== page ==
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We are all now connected by the Internet, like neurons in a giant brain.

 

Stephen Hawking

 

Neuroscientists reach major milestone in whole brain circuit mapping project

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Posted in Science on 3rd Jun, 2012 08:11 PM by AlexMuller

Neuroscientists at at Cold Spring Harbor Laboratory (CSHL) reached an important milestone today, publicly releasing the first installment of data from the 500 terabytes so far collected in their pathbreaking project to construct the first whole-brain wiring diagram of a vertebrate brain, that of the mouse.

 

The data consist of gigapixel images (each close to 1 billion pixels) of whole-brain sections that can be zoomed to show individual neurons and their processes, providing a “virtual microscope.”

 

The images are integrated with other data sources from the web, and are being made fully accessible to neuroscientists as well as interested members of the general public. The data are being released pre-publication in the spirit of open science initiatives that have become familiar in digital astronomy (e.g., Sloan Digital Sky Survey) but are not yet as widespread in neurobiology.

 

Each sampled brain is represented in about 500 images, each image showing an optical section through a 20 micron-thick slice of brain tissue.  A multi-resolution viewer permits users to journey through each brain from “front” to “back,” and thus enables them to follow the pathways taken through three-dimensional brain space by tracer-labeled neuronal pathways.  The tracers were picked to follow neuronal inputs and outputs of  given brain regions.

 

“We’re executing a grid-based “shotgun” strategy for neuronal tract tracing that we first proposed a few years ago, and which I am pleased to note has gained acceptance elsewhere within the neuroscience community,” says Partha P. Mitra, Ph.D., the Crick-Clay Professor of Biomathematics at CSHL and director of the Mouse Brain Architecture (MBA) Project. After the initial June 1 release, project data will be made public continuously on a monthly basis, Mitra says.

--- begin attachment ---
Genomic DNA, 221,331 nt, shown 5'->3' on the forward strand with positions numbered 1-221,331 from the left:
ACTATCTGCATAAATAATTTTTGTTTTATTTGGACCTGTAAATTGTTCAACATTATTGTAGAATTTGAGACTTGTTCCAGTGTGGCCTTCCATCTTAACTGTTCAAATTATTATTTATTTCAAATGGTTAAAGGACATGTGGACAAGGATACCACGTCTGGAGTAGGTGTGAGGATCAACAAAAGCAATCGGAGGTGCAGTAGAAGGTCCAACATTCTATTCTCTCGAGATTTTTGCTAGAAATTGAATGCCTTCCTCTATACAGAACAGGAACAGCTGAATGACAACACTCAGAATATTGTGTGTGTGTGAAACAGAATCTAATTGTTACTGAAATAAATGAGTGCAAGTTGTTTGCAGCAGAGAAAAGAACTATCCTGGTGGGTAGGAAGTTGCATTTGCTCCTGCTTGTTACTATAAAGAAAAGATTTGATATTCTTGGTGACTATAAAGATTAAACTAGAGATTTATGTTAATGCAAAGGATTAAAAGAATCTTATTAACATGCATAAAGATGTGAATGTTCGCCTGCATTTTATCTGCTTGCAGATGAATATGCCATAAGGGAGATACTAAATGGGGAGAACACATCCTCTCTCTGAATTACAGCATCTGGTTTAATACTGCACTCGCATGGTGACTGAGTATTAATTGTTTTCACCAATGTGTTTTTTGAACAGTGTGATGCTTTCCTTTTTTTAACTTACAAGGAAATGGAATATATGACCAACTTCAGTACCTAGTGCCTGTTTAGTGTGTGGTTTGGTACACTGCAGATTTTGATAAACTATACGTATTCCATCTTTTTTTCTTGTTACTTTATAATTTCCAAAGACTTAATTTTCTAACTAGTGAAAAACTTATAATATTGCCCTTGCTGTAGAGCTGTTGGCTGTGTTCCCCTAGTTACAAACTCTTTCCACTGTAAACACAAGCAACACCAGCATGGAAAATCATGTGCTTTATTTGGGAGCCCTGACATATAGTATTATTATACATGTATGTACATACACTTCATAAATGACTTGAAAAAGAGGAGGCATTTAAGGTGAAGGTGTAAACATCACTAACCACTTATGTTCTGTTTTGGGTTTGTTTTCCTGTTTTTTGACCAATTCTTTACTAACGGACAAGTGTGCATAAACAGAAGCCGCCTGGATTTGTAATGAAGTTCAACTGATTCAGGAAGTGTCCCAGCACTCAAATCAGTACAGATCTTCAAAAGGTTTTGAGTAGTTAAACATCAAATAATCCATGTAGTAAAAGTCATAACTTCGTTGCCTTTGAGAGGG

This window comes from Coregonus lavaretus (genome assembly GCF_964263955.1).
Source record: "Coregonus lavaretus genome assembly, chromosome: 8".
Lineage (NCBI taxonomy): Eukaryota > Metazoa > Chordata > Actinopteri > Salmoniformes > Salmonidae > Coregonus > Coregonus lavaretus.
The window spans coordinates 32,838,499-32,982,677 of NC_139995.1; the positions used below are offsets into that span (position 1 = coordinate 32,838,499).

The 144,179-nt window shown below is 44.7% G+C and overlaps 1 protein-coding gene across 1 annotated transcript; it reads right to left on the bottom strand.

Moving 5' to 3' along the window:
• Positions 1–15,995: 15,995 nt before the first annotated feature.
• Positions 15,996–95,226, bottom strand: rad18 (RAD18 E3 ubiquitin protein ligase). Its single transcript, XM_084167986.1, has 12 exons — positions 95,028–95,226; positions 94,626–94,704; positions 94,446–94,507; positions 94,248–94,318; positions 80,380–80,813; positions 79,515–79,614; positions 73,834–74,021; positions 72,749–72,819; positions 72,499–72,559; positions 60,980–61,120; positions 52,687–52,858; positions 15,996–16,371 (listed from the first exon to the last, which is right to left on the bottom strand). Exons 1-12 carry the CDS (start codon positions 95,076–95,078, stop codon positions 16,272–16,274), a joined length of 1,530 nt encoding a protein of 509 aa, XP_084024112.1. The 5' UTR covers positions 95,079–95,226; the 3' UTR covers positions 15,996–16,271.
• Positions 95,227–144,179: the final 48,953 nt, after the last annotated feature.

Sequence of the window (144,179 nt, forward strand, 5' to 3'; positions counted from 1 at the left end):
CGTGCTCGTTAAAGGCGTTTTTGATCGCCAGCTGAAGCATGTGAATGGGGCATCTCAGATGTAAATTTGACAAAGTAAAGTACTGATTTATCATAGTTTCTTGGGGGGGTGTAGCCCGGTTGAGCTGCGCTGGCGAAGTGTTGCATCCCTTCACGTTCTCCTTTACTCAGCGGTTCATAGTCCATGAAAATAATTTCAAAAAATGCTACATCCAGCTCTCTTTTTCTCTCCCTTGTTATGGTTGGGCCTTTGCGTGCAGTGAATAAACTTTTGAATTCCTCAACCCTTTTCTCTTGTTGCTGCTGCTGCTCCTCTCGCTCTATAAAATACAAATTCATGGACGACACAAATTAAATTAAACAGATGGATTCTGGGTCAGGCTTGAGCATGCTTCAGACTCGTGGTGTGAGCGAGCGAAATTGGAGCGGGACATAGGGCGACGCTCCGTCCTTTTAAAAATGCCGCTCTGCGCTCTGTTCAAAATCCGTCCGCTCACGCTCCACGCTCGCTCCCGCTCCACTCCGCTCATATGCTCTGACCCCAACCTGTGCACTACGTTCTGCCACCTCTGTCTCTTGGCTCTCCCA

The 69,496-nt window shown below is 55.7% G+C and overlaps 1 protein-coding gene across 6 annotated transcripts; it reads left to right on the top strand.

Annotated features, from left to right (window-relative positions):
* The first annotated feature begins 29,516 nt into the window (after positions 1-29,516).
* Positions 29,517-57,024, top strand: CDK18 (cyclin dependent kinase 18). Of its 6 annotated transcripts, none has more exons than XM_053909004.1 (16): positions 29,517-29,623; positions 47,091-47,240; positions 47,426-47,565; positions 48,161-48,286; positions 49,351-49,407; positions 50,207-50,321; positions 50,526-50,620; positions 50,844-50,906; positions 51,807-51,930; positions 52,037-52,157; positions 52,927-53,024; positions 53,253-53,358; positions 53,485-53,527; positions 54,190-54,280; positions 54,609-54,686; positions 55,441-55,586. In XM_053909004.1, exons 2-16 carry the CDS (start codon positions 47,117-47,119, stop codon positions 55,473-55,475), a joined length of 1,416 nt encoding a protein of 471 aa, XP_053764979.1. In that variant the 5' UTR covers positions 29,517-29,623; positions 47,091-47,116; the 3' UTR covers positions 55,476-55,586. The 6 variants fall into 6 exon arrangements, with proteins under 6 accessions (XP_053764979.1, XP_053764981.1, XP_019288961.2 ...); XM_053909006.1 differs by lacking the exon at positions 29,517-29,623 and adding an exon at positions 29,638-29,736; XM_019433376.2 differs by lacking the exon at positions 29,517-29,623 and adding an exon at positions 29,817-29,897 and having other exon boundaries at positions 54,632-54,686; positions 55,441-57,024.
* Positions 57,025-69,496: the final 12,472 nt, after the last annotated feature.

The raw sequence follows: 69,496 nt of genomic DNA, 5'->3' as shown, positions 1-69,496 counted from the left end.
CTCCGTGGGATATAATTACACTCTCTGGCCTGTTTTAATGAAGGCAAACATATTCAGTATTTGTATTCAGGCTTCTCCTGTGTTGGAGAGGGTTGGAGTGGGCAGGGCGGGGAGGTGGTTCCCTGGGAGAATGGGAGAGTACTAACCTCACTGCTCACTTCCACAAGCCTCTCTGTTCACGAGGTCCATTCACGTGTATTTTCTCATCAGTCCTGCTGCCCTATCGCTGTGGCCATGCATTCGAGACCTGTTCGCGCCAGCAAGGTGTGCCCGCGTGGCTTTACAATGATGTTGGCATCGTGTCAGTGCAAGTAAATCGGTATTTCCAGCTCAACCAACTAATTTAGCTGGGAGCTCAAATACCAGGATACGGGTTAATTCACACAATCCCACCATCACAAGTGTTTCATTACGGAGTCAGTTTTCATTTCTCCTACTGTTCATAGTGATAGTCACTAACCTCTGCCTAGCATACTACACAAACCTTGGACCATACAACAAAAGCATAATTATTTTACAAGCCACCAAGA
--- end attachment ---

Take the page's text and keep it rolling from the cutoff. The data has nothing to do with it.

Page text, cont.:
Project addresses a large gap in knowledge

 

“Our project seeks to address a remarkable gap in our knowledge of the brain,” Mitra explains.  “Our knowledge of how the brain is wired remains piecemeal and partial after a century of intense activity. Francis Crick and Ted Jones emphasized this in an article published in Nature nearly 20 years ago.

 

Yet to understand how the brain works (or fails to work in neurological or neuropsychiatric disease), it is critical that we understand this wiring diagram more fully.

 

Further, there remain fundamental questions about brain evolution that cannot be addressed without obtaining such wiring diagrams for the brains of different species.”

 

The MBA Project, which has received critical funding from the Keck Foundation and from the National Institutes of Health, is distinguished by the approach advocated by Mitra and colleagues in a position paper published in 2009. Mitra there proposed mapping vertebrate brains at what he calls the “mesoscopic” scale, a middle-range amenable to light microscopy, providing far more detail than, for instance, MRI-based methods, and yet considerably less detail than is achievable via electron microscopy (EM).

 

The latter approach, while useful for mapping synaptic connections between individual neurons, is feasible on a whole-brain basis only for very small brains (e.g. that of the fruitfly) or very small portions of the mouse brain.

 

The pragmatic approach Mitra advocated and which is realized in this first data release, is to image whole mouse brains in a semi-automated, quality-controlled process using light microscopy and injected neural tracers (both viruses and classically used tracer substances). While the basic methodology has been available for some time, systematically applying it to a grid of locations spanning the entire brain, and digitizing and re-assembling the resulting collection of brains, is a new approach made feasible by the rapidly falling costs of computer storage.

 

A single mouse brain at light-microscope resolution produces about a terabyte (1 trillion bytes, or 1000 GB) of data; thus, generating and storing the data set currently being gathered would have been prohibitively expensive a decade or so ago.

 



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